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Steve Jobs has a change of heart

Yesterday's announcement of the $200 price reduction for the 8GB iPhone was a shock to the system. No one in the industry was expecting it and customers that had already purchased the machine at the $599 price point were fuming mad. To get an idea about how angry some customers were, look no further than this thread at Mac Rumors which is 1500+ posts long.

Steve Jobs got also got an earful with irate customers and his inbox was overloaded with customer complaints about the $200 price cut after only two months on the market.  In an open letter to all iPhone customers, Steve Jobs expressed his "observations and conclusions."

"First, I am sure that we are making the correct decision to lower the price of the 8GB iPhone from $599 to $399, and that now is the right time to do it," said Jobs. "It benefits both Apple and every iPhone user to get as many new customers as possible in the iPhone 'tent'. We strongly believe the $399 price will help us do just that this holiday season."

On the flipside, Jobs was also sympathetic to the outrage expressed by existing iPhone owners. “Therefore, we have decided to offer every iPhone customer who purchased an iPhone from either Apple or AT&T, and who is not receiving a rebate or any other consideration, a $100 store credit towards the purchase of any product at an Apple Retail Store or the Apple Online Store," Jobs continued.

Jobs noted that more details will be posted next week as Apple and AT&T work out the details of the program.

$100 of in-store credit isn't exactly the same thing as $200 in cold cash, but it's surely better than nothing at all.



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RE: Act First, Think Later
By ninjit on 9/6/2007 8:23:59 PM , Rating: 2
I really doubt this scenario didn't occur to anyone at Apple - but I'm guess they went ahead anyway, and decided to wait on any wrath-mitigating rebates till after the fact, just to see if they could get away with it:

If there were only a few voices screaming hellfire over buying the iPhone early for $200 more, they wouldn't bother with any kinda refund - and live happily with the extra profit they gleaned in those 2 months.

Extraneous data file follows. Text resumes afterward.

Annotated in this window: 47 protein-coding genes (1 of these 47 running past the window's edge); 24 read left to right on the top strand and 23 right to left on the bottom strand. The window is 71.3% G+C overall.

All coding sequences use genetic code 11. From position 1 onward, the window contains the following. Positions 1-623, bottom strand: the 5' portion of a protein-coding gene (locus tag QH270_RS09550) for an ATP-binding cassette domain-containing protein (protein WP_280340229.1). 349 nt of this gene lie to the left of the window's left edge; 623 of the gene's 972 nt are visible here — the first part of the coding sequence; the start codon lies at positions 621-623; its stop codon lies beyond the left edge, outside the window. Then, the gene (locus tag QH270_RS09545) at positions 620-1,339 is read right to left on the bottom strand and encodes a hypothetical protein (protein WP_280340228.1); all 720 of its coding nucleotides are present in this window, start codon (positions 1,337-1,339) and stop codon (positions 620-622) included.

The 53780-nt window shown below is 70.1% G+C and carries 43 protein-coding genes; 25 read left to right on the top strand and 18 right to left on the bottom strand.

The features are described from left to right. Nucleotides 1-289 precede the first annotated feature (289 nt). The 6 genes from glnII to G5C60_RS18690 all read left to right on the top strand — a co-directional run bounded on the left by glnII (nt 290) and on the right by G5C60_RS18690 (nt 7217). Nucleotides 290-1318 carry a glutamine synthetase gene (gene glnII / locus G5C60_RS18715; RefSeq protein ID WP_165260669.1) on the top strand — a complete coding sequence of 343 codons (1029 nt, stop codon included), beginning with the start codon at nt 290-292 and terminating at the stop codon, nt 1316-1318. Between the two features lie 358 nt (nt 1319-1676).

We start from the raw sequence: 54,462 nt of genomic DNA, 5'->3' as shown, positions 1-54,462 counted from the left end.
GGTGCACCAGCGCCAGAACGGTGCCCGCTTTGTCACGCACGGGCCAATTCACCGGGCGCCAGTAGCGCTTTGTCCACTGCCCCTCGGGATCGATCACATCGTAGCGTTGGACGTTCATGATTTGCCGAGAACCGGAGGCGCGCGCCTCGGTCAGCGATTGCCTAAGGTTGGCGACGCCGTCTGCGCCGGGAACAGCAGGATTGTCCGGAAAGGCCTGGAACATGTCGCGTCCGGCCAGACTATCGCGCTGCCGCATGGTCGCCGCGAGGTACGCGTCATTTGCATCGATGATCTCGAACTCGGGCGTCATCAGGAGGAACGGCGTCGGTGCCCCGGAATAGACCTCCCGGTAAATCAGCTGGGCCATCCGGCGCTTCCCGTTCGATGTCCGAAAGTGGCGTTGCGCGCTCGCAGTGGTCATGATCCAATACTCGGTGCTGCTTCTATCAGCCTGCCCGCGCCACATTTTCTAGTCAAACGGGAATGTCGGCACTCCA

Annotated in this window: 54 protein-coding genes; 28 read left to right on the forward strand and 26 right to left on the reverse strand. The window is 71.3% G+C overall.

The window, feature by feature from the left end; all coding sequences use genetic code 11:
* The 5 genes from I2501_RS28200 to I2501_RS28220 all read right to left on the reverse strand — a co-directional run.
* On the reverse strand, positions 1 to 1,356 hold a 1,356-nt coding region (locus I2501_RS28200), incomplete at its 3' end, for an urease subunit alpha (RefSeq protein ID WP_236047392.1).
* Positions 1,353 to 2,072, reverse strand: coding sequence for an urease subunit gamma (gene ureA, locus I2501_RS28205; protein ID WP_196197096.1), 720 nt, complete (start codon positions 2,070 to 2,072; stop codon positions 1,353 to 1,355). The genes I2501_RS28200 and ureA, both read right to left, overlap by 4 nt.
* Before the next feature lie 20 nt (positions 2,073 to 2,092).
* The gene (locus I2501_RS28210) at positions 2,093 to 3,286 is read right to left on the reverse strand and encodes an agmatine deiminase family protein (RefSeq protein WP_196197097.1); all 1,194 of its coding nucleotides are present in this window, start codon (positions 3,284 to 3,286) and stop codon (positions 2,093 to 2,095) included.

If there was universal outcry, they implement the credit/refund/rebate program (which I'm sure they had in place as a contingency already), and "save the day" (at least as far as their own asses are concerned).

And in the spirit of full disclosure, I'm not an Apple lover or hater, but I really really like Mac OS X and their laptops (Mac Pro is still a little pricey IMHO); I like the iPhone, but I thought it was too expensive (still is) and missing key features (such as SD memory expansion, GPS, and 3G data). I can appreciate the iPod for what it did to the MP3 market, and the polish it has as a product (same can be said of all of Apple's offerings), but can't see myself buying one anytime soon because I'm still happy with my 6 year old Creative MuVo TX-FM... and well honestly because EVERYONE has an iPod these days, it turns me off a bit too.

Given the polarizing ability of companies like Apple, and the obvious camps of people who post here on the subject: the Apply loyalists (believers) and the Apple haters (the atheists) - I'd like to start a new group:

the Apple-Agnostics!
Our doctrine shall be to approach every new product announcement with mild wonder, but also reasonable skepticism. Avoiding the zealous belief that everything Apple touches automatically (and unquestionably) turns to gold, while simultaneously sidestepping the trap of assuming anything Mac is evil incarnate and simply exists to rob you of your hard-earned money.


"If you can find a PS3 anywhere in North America that's been on shelves for more than five minutes, I'll give you 1,200 bucks for it." -- SCEA President Jack Tretton

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